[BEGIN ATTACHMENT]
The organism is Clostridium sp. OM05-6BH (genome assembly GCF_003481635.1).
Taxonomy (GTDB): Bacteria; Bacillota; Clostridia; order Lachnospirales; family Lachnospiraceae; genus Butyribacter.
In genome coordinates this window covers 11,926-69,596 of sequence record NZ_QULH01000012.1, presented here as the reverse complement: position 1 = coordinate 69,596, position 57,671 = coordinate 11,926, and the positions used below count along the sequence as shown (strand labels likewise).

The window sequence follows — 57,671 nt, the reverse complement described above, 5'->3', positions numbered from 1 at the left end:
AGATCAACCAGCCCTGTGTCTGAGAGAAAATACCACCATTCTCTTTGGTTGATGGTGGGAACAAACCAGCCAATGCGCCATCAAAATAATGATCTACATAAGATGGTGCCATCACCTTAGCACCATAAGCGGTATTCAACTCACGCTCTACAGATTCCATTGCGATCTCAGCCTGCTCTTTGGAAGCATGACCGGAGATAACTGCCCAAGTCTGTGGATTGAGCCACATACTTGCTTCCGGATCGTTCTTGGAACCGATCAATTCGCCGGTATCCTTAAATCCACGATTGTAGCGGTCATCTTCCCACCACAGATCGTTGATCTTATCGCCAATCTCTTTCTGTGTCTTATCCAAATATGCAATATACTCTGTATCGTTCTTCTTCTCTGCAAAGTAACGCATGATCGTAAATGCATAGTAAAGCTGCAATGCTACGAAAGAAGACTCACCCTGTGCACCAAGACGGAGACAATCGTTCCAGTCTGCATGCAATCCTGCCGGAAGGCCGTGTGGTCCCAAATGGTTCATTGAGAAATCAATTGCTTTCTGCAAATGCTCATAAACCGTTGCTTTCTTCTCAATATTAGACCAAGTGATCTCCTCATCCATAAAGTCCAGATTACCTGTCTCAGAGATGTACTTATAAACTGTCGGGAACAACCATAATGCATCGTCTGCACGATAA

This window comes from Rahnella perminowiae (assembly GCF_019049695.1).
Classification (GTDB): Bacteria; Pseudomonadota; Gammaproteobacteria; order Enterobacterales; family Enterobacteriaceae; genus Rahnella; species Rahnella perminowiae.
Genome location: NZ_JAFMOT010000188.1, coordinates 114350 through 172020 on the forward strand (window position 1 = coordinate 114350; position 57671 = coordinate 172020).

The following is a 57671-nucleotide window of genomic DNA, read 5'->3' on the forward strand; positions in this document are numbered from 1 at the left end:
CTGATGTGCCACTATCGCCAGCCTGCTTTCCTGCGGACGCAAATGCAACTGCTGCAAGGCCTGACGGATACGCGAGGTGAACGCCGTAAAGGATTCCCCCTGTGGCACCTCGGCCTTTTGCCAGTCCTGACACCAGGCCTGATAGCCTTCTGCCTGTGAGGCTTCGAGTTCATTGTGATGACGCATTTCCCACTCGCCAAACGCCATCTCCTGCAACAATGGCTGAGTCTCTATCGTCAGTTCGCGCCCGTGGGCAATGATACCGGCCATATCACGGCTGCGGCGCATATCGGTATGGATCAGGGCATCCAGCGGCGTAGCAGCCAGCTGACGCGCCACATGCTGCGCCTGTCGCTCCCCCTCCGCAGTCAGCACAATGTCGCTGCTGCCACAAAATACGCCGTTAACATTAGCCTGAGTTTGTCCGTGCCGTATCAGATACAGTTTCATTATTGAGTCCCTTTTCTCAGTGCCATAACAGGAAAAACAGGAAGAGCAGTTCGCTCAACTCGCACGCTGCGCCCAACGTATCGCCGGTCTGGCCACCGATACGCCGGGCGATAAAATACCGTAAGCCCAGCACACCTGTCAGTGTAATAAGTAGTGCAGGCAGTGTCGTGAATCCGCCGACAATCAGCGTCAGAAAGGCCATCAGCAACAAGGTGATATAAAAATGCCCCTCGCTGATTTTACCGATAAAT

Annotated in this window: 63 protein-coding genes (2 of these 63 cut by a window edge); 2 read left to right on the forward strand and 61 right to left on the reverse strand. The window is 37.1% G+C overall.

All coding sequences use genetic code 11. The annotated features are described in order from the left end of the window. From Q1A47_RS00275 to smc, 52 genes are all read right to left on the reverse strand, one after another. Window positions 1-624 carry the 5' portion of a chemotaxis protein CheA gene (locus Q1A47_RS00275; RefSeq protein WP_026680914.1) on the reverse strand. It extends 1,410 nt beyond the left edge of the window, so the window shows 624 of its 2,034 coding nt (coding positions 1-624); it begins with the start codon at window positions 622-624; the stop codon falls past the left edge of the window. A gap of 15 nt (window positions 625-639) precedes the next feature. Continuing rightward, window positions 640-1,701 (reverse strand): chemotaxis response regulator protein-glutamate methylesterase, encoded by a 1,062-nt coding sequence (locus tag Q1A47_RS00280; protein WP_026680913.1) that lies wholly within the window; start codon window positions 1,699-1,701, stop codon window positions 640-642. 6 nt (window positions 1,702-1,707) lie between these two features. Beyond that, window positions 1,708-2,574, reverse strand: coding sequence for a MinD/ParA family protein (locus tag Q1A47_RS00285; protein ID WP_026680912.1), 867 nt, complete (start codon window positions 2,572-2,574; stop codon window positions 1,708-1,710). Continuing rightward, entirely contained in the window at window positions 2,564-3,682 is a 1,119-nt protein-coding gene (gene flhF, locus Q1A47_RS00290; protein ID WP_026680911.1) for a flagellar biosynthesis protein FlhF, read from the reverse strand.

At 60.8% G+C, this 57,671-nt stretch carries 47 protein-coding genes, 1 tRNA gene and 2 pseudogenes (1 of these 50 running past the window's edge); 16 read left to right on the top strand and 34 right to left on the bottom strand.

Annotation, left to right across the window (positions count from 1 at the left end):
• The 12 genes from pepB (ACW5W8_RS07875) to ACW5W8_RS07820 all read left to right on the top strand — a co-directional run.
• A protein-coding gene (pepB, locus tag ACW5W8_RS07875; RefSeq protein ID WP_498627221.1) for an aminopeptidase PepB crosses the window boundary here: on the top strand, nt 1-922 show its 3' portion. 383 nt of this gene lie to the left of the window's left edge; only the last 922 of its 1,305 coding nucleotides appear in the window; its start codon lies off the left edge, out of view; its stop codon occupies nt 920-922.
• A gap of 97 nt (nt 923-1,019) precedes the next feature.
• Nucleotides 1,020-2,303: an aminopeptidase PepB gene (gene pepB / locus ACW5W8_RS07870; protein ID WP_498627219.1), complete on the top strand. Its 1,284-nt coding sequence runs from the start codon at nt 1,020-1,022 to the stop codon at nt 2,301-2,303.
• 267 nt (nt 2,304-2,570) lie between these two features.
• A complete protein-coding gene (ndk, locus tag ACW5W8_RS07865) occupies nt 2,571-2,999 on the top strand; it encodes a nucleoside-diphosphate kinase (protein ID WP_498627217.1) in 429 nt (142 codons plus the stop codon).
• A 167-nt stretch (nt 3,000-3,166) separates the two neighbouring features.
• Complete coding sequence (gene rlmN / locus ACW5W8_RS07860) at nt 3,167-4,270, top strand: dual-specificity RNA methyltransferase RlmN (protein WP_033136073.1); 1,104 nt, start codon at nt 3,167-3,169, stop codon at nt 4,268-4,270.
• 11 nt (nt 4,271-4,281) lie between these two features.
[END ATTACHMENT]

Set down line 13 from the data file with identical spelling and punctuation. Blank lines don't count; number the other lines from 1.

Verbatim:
At 60.8% G+C, this 57,671-nt stretch carries 47 protein-coding genes, 1 tRNA gene and 2 pseudogenes (1 of these 50 running past the window's edge); 16 read left to right on the top strand and 34 right to left on the bottom strand.